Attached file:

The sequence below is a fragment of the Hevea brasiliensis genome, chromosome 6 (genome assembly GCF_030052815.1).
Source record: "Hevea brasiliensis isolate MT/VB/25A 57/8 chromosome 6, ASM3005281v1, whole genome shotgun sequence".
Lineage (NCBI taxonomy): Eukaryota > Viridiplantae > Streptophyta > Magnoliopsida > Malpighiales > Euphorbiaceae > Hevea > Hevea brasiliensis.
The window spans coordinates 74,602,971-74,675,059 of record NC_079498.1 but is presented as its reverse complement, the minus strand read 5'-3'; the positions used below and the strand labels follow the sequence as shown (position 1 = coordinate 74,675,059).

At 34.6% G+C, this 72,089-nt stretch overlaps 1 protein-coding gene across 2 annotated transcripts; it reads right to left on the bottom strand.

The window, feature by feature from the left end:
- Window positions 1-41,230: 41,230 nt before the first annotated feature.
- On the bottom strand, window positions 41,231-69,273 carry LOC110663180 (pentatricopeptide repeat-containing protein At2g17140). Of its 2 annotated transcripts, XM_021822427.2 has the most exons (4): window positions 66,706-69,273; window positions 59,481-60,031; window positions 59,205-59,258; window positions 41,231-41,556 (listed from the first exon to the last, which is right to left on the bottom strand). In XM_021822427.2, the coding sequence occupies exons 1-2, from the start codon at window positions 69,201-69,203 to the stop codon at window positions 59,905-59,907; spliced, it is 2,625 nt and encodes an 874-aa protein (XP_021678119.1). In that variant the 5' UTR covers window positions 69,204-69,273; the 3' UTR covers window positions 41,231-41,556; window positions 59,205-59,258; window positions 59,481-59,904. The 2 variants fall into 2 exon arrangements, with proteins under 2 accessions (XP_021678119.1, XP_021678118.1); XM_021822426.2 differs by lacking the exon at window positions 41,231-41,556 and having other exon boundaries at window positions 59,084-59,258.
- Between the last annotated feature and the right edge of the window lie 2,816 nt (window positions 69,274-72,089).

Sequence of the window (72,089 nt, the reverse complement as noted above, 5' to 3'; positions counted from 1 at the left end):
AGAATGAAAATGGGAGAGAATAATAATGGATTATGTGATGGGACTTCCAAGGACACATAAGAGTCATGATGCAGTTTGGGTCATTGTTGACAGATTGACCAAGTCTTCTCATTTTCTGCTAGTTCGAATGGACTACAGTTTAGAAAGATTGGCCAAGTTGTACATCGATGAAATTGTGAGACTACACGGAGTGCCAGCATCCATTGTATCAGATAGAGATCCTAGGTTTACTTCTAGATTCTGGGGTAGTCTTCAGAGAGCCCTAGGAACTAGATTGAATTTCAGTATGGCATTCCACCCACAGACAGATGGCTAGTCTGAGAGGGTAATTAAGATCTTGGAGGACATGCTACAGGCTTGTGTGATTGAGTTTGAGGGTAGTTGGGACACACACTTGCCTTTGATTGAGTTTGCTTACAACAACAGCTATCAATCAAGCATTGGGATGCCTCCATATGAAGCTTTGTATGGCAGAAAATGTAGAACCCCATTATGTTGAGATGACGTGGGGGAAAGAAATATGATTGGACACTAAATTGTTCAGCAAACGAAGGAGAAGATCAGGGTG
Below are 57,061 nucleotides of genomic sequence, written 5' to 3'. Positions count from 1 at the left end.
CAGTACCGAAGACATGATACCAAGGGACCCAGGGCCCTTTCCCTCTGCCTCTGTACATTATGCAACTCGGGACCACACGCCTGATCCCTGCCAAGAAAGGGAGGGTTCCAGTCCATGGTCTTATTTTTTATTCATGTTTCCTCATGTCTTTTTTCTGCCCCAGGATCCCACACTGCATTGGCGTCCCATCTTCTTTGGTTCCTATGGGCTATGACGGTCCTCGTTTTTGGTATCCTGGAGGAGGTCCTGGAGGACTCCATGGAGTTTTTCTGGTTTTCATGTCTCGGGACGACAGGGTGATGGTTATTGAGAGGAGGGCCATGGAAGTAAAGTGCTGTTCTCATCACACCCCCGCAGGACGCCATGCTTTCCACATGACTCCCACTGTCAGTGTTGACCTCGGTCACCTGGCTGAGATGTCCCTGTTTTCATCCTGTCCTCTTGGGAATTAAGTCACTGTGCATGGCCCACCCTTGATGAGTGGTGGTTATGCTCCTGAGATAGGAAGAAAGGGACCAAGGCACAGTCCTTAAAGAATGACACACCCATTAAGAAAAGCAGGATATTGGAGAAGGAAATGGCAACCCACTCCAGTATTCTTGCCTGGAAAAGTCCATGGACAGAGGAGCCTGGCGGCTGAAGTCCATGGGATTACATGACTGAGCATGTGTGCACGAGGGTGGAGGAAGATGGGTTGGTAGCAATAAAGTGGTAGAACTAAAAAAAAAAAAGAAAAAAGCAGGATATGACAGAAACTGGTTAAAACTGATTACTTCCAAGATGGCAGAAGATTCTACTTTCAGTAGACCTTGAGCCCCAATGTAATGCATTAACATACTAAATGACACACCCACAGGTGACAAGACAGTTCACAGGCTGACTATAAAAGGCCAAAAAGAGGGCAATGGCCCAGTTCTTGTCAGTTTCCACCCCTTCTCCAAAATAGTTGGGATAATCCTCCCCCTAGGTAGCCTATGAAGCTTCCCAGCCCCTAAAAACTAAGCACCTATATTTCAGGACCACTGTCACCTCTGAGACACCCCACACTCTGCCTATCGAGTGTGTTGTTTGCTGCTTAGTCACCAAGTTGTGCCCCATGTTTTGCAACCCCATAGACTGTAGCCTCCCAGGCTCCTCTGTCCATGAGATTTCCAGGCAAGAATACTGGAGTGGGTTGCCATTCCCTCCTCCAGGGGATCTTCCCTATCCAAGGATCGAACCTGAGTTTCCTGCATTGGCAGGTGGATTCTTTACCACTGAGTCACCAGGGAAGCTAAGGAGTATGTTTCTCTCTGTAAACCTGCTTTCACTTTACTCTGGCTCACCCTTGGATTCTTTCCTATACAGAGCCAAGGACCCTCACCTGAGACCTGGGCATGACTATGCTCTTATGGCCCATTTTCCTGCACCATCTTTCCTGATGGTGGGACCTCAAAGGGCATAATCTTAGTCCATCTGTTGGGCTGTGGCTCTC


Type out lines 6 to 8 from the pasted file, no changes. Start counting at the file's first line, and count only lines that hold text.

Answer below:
The window, feature by feature from the left end:
- Window positions 1-41,230: 41,230 nt before the first annotated feature.
- On the bottom strand, window positions 41,231-69,273 carry LOC110663180 (pentatricopeptide repeat-containing protein At2g17140). Of its 2 annotated transcripts, XM_021822427.2 has the most exons (4): window positions 66,706-69,273; window positions 59,481-60,031; window positions 59,205-59,258; window positions 41,231-41,556 (listed from the first exon to the last, which is right to left on the bottom strand). In XM_021822427.2, the coding sequence occupies exons 1-2, from the start codon at window positions 69,201-69,203 to the stop codon at window positions 59,905-59,907; spliced, it is 2,625 nt and encodes an 874-aa protein (XP_021678119.1). In that variant the 5' UTR covers window positions 69,204-69,273; the 3' UTR covers window positions 41,231-41,556; window positions 59,205-59,258; window positions 59,481-59,904. The 2 variants fall into 2 exon arrangements, with proteins under 2 accessions (XP_021678119.1, XP_021678118.1); XM_021822426.2 differs by lacking the exon at window positions 41,231-41,556 and having other exon boundaries at window positions 59,084-59,258.